With the new Illinois lock change legislation effective January 1, 2012, many Chicago landlords are now required to change locks between each tenant and display proof of doing so to the new tenant. If they do not do so, they become liable for any losses incurred by their new tenants if the loss occurs due to someone having an old copy of the key.
Meanwhile, many small private landlords will allow tenants to change their own locks so long as the landlord gets copies of the keys. (Tenants, check your lease first before changing locks, and if the lease says nothing, ASK YOUR LANDLORD FIRST.)
As for homeowners, changing the locks after you buy a new home should happen before you put any of your personal belongings into the property.Â Think about how many people might have copies of an old housekey – relatives, housekeepers, babysitters, maintenance folk – do you want them having access once the property changes hands?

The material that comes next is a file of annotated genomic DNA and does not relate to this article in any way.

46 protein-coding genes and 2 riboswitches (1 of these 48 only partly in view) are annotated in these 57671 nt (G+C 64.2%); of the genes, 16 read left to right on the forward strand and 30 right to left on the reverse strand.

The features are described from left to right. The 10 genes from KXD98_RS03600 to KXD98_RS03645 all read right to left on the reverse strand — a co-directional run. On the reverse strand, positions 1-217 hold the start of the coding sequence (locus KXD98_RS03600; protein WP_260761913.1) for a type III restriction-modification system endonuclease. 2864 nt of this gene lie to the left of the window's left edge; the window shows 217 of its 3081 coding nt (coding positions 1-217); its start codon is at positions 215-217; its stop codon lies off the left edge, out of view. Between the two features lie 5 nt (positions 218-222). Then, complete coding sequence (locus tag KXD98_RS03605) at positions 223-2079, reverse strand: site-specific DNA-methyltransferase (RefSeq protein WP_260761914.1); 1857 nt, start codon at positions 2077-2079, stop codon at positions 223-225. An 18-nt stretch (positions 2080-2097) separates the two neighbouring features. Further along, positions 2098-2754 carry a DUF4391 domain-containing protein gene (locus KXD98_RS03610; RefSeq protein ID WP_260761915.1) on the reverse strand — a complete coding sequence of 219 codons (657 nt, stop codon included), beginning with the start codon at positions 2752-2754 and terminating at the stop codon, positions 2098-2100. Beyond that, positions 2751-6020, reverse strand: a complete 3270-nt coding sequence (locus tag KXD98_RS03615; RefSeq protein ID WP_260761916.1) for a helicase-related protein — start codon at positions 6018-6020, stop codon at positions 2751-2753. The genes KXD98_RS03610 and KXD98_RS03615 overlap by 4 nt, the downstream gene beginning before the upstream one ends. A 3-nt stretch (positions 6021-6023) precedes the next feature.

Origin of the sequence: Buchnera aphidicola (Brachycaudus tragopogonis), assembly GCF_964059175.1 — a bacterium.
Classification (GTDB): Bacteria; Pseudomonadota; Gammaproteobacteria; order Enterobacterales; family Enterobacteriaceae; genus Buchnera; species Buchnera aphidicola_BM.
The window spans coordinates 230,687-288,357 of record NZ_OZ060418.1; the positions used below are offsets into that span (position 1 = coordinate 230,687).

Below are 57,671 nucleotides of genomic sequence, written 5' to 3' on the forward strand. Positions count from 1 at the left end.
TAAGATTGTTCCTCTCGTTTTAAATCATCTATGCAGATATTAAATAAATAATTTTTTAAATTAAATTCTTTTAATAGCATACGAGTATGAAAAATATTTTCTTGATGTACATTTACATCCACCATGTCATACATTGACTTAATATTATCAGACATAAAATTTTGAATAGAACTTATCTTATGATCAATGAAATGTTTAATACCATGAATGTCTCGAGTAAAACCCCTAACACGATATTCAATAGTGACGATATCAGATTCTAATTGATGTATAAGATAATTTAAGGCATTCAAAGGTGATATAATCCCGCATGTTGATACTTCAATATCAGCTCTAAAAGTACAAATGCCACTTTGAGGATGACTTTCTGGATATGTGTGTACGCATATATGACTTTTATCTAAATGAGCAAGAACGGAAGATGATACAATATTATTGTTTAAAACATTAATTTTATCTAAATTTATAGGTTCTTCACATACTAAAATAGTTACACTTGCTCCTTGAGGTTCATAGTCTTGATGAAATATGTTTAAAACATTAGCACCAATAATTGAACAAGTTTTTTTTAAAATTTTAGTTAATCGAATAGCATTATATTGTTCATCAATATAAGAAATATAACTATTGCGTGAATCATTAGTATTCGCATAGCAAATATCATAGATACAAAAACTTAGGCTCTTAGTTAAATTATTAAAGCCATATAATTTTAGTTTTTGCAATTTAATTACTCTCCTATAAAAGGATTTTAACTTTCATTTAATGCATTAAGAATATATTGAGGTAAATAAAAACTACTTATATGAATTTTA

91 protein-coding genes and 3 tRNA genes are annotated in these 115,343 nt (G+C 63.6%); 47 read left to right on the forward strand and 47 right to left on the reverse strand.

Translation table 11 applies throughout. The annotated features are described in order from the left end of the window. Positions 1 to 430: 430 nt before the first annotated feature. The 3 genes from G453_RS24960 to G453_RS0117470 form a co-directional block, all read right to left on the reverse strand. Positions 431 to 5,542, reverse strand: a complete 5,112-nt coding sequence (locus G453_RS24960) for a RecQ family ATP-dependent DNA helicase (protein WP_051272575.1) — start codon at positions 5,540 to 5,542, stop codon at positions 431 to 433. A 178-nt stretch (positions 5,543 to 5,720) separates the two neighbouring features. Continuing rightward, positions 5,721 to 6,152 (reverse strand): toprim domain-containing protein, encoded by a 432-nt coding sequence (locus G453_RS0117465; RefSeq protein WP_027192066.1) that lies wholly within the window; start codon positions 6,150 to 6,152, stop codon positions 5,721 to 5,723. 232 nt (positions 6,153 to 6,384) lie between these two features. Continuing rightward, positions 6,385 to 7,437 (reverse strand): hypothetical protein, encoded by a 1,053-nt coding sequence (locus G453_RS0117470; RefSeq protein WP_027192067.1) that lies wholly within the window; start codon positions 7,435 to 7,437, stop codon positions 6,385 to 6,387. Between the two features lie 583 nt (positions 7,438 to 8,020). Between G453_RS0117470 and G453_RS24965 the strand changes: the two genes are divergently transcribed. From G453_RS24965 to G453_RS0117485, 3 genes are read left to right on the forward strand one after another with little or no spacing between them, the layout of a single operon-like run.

There’s two versions of lock changes – one is voluntary, when you have access to both sides of the door. The other is involuntary, where you only have access from the outside. Involuntary lock changes could be required if, for example, a tenant moves out without returning keys to their landlord, or a homeowner completely locks him or herself out of their own home.
Let’s start with a basic, voluntary replacement of a deadbolt and doorknob.
And here’s an involuntary one. Landlords, don’t do this unless you’re absolutely sure that your tenant is no longer living in the property, or they have asked you to do it. However, do take note of the methods used by this guy for documenting the lock change process. (more…)